And with Ministerial Committee Disability Issues, proposed ‘new model’, local area coordination, Special Education Review
To get meaningful change by integrating across sectors, whole of government approach in partnership with NGOs, parent/family and disabled peoples groups…..
Getting connected can be a ‘hit and miss’ affair and it shouldn’t be. Access to assessment, information and early support should be timely. Families and their circumstances vary enormously and this needs to be responded to appropriately. Being in the position of receiving inadequate information or even sometimes there being a lack of information is a situation that parents frequently have talked about as well as often feeling isolated. Many are left to their own devices and embark on a time consuming task of trying to find information about their child’s disability, what is recommended and what services are available.
To achieve the goal (on the slide) what is sought includes Well Child/Tamariki Ora providers have information available for families Families should be given full information about the assessment process and receive a record. Timely assessment that is collaborative and minimises duplication. Information should be easily accessible, up to date and include information about the child’s disability, local well child, community, disability and advocacy services and supports available for the child and family, equipment assistance and any financial entitlements Families should have the option of contact person/coordinator to help them get connected with supports and further information. Recognition of coordinating function needs to be reflected in contracts. (needs to be a step beyond that typically done in NASC service coordination) Flexibility and fair and transparent basis in funded support for disabled children and their families Resources, professional training and support be mandatory for well child and early education providers and specialist assessment teams.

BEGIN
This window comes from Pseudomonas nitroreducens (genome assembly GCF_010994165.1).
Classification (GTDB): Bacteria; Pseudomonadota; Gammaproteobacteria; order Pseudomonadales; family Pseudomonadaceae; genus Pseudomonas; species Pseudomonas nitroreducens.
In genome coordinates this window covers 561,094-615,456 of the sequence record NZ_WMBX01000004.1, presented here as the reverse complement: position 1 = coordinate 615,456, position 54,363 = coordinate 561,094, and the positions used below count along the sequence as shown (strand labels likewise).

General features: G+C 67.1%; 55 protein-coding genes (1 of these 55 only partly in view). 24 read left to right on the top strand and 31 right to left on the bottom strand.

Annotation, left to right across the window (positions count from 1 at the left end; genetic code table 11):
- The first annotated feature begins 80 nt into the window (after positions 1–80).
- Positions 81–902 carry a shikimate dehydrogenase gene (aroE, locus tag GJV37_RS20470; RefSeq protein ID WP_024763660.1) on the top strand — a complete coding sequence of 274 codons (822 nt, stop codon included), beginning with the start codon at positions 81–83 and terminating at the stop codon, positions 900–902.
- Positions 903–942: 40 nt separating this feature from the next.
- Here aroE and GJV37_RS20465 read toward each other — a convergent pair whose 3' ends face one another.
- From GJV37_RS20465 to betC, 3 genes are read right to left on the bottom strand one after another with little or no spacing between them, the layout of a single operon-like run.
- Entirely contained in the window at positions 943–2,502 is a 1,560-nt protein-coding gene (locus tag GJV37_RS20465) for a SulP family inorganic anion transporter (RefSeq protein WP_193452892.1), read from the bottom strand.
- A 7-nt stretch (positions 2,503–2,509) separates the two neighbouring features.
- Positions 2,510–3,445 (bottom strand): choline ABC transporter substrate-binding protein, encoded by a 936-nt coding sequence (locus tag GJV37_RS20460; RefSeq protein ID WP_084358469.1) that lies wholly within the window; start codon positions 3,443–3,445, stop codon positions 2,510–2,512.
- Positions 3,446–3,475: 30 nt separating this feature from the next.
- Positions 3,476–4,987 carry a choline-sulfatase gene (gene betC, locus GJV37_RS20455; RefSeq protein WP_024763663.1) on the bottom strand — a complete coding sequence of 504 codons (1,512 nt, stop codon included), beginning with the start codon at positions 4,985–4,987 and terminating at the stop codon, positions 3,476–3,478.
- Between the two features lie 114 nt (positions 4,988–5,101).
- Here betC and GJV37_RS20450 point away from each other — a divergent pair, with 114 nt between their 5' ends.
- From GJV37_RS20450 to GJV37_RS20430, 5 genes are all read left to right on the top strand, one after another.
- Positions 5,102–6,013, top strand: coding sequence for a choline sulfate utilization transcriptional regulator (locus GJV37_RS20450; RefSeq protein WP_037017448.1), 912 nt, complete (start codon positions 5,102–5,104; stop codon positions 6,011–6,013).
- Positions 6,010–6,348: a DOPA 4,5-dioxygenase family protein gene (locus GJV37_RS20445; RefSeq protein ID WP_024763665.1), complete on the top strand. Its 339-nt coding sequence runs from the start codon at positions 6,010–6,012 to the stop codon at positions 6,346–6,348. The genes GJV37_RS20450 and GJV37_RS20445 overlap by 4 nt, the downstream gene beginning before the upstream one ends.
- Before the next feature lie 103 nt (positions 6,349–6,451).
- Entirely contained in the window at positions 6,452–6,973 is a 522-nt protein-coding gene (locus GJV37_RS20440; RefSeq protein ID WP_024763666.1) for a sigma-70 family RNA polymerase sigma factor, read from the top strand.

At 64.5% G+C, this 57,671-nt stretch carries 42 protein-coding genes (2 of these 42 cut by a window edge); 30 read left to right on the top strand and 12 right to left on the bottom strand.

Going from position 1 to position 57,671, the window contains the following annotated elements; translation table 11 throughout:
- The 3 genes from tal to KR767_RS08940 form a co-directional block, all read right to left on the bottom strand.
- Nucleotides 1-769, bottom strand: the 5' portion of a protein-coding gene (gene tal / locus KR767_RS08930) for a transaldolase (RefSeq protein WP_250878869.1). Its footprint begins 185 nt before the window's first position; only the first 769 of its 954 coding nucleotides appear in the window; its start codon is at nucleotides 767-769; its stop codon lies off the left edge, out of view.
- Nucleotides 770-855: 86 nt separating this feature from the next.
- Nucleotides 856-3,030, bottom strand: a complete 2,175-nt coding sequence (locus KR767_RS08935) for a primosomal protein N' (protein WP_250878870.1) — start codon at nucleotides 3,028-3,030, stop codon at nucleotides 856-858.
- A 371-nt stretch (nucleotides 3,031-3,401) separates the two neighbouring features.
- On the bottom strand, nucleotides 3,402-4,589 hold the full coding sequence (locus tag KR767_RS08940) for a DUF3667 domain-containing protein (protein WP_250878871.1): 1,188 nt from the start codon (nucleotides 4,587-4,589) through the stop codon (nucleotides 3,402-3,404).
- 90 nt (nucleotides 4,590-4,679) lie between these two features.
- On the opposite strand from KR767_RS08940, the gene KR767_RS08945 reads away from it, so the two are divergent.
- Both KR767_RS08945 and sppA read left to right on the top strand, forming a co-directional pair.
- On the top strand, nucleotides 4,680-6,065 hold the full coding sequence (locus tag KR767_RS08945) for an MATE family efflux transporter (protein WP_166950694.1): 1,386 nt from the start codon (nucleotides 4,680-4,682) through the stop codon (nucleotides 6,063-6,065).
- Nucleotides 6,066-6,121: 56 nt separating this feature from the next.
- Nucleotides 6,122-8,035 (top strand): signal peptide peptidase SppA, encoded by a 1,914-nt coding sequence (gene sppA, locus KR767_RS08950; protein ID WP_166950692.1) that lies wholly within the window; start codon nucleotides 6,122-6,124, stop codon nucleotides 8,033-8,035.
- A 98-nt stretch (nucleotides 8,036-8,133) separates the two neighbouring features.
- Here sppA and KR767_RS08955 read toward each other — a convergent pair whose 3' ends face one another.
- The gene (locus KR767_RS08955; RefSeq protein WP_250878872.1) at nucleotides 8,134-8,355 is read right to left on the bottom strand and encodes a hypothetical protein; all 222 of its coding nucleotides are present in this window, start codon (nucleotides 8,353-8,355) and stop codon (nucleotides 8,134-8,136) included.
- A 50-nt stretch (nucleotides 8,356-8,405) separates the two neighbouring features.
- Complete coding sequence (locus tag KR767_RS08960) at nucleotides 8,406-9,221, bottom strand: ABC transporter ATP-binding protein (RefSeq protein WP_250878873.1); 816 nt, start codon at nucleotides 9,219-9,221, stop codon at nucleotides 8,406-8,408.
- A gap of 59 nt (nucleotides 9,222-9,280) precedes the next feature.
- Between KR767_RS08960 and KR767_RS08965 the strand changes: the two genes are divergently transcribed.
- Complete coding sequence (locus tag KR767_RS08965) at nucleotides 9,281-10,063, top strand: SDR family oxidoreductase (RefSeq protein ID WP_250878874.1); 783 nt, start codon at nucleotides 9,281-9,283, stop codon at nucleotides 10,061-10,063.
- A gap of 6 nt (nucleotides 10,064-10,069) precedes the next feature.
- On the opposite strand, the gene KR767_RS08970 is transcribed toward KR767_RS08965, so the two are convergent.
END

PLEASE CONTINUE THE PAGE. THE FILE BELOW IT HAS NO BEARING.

Some relevant initiatives – proposed DHB ASD development coordinator (access to such assistance should be available to all children with disabilities), ASD Family Whanau Outreach Service (Ohomairangi Trust & Autism NZ), NHB & Paediatric Society ‘clinical networks’, resources - Parent to Parent, IHC, PFRC, Down Syndrome etc, ASD Plus: Education for families (IDEA), Early Bird (Autism NZ)
Armed with the knowledge about the benefits of early supports families are often faced with having to negotiate a complicated maze of disjointed services and juggle appointments with multiple professionals and service providers. For some the supports may not be available in a timely manner or maybe not available at all, others may feel their child and family is not welcome or not appropriately responded to by well child or early education or childcare providers.
To achieve the goal (on the slide) what is sought includes An integrated strategy with a whole of government approach – cross sector/agency policy, governance, integrated processes and front line delivery so that integrated, collaborative working is a matter of course – the way things are done Child and family centre support – individually tailored, reflect family/whanau culture, priorities and choices Supported by a flexible funding and contracting model Option of keyworker/coordinator/contact person Improved systems to share information
Relevant initiatives include – Whanau ora, MSD Community Response Model, Early intervention ASD project, ASD Communication and Behaviour Support Service (IDEA, Auckland), CCS Disability Action ‘Supported lifestyles’
Supports, relationships need to be reliable and working in an integrated way sustained. A life cycle approach needs to be used to maintain collaborative working between agencies and across sectors and allow for the intensity and level of support needed that occur for children with disabilities and their families. Typically times of transition such as pre school to school require more information, planning and support and greater liaison between agencies and with families. This requires a systemic framework so that getting good, sustained support is not solely reliant on good will or the efforts of dedicated individuals. Being proactive needs to be emphasised rather than having to be “in crisis” to get help.
To achieve the goal (on the slide) what is sought includes
Sustained investment at government policy level and a life cycle approach to services across government agencies.
Coordination and planning at times of transition to enable seamless transfer.
Funding and contracting that allows time for transfer or hand over between agencies (lead maternity to well child provider, early childhood education centre to primary school).
Information flow at times of transition and resourced transition planning.
Integrated support that continues from home and clinic visits into childcare centres, early childhood education and transition into primary school.
Relevant current and proposed initiatives include: CCS Disability Action’s Supported Lifestyles Pilot Project presented at the Auckland Start Strong seminar, ASD Communication and Behaviour Support Service (IDEA, greater Auckland area), Whanau ora….